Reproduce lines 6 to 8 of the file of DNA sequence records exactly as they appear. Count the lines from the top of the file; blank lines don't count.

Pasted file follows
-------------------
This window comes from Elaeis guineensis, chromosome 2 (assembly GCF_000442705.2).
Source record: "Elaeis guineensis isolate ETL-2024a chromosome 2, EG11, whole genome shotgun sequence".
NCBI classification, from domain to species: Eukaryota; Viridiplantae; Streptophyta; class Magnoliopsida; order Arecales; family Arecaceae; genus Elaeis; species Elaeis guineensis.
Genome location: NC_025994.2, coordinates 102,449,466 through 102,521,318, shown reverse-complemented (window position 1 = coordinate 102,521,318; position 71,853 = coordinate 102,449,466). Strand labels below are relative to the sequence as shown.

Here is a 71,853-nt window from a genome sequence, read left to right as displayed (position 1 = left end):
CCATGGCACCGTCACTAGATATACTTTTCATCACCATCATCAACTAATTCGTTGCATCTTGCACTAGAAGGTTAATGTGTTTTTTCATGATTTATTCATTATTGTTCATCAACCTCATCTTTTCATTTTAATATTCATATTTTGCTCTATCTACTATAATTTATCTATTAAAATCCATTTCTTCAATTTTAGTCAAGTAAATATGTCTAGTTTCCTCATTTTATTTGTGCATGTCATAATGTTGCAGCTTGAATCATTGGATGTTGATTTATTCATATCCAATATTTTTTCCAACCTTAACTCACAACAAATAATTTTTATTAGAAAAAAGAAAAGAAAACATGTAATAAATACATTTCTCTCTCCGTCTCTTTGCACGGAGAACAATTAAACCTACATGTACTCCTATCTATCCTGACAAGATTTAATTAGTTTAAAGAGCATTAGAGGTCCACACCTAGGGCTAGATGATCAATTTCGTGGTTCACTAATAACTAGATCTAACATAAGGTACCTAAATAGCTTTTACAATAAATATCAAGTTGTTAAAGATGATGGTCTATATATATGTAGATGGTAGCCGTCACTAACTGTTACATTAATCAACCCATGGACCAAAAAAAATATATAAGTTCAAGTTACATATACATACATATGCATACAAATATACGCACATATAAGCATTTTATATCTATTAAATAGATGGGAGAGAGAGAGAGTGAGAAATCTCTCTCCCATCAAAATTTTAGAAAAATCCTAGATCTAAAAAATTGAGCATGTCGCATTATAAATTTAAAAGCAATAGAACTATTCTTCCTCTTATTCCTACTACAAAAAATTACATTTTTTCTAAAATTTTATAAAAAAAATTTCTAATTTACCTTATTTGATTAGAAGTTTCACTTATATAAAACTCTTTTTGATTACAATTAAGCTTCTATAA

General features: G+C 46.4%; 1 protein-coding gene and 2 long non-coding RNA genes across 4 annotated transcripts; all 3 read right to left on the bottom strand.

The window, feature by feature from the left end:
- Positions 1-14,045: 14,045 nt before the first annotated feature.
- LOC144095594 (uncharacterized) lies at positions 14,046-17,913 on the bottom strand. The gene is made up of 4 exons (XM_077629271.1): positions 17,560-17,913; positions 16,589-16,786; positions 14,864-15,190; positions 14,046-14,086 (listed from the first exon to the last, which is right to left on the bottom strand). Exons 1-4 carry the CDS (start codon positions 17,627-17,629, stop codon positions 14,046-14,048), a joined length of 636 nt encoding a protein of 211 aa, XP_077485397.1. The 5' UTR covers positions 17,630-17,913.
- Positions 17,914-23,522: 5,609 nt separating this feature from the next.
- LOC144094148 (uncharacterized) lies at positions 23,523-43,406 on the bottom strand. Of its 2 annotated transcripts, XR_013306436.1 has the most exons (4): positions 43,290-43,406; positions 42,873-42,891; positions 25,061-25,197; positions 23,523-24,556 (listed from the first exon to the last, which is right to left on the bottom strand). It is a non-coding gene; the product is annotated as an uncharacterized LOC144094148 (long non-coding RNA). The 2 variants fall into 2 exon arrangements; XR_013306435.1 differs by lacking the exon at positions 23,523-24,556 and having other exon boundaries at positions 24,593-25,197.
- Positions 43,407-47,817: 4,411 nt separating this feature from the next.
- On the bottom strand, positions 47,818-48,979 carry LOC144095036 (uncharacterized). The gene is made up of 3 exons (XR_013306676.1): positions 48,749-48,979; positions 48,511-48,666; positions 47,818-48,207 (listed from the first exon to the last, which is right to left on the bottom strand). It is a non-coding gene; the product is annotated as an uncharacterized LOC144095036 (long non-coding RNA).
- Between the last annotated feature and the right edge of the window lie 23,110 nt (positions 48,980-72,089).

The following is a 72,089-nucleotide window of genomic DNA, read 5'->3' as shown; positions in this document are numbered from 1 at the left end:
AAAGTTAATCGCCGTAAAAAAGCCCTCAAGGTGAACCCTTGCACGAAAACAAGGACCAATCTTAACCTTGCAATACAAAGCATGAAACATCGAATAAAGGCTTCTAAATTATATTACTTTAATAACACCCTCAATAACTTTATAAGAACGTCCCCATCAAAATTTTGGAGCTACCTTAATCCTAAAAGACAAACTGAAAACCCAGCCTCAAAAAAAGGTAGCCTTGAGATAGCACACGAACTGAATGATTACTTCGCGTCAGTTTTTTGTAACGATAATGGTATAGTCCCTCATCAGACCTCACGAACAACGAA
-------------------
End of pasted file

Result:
CCATGGCACCGTCACTAGATATACTTTTCATCACCATCATCAACTAATTCGTTGCATCTTGCACTAGAAGGTTAATGTGTTTTTTCATGATTTATTCATTATTGTTCATCAACCTCATCTTTTCATTTTAATATTCATATTTTGCTCTATCTACTATAATTTATCTATTAAAATCCATTTCTTCAATTTTAGTCAAGTAAATATGTCTAGTTTCCTCATTTTATTTGTGCATGTCATAATGTTGCAGCTTGAATCATTGGATGTTGATTTATTCATATCCAATATTTTTTCCAACCTTAACTCACAACAAATAATTTTTATTAGAAAAAAGAAAAGAAAACATGTAATAAATACATTTCTCTCTCCGTCTCTTTGCACGGAGAACAATTAAACCTACATGTACTCCTATCTATCCTGACAAGATTTAATTAGTTTAAAGAGCATTAGAGGTCCACACCTAGGGCTAGATGATCAATTTCGTGGTTCACTAATAACTAGATCTAACATAAGGTACCTAAATAGCTTTTACAATAAATATCAAGTTGTTAAAGATGATGGTCTATATATATGTAGATGGTAGCCGTCACTAACTGTTACATTAATCAACCCATGGACCAAAAAAAATATATAAGTTCAAGTTACATATACATACATATGCATACAAATATACGCACATATAAGCATTTTATATCTATTAAATAGATGGGAGAGAGAGAGAGTGAGAAATCTCTCTCCCATCAAAATTTTAGAAAAATCCTAGATCTAAAAAATTGAGCATGTCGCATTATAAATTTAAAAGCAATAGAACTATTCTTCCTCTTATTCCTACTACAAAAAATTACATTTTTTCTAAAATTTTATAAAAAAAATTTCTAATTTACCTTATTTGATTAGAAGTTTCACTTATATAAAACTCTTTTTGATTACAATTAAGCTTCTATAA

General features: G+C 46.4%; 1 protein-coding gene and 2 long non-coding RNA genes across 4 annotated transcripts; all 3 read right to left on the bottom strand.

The window, feature by feature from the left end: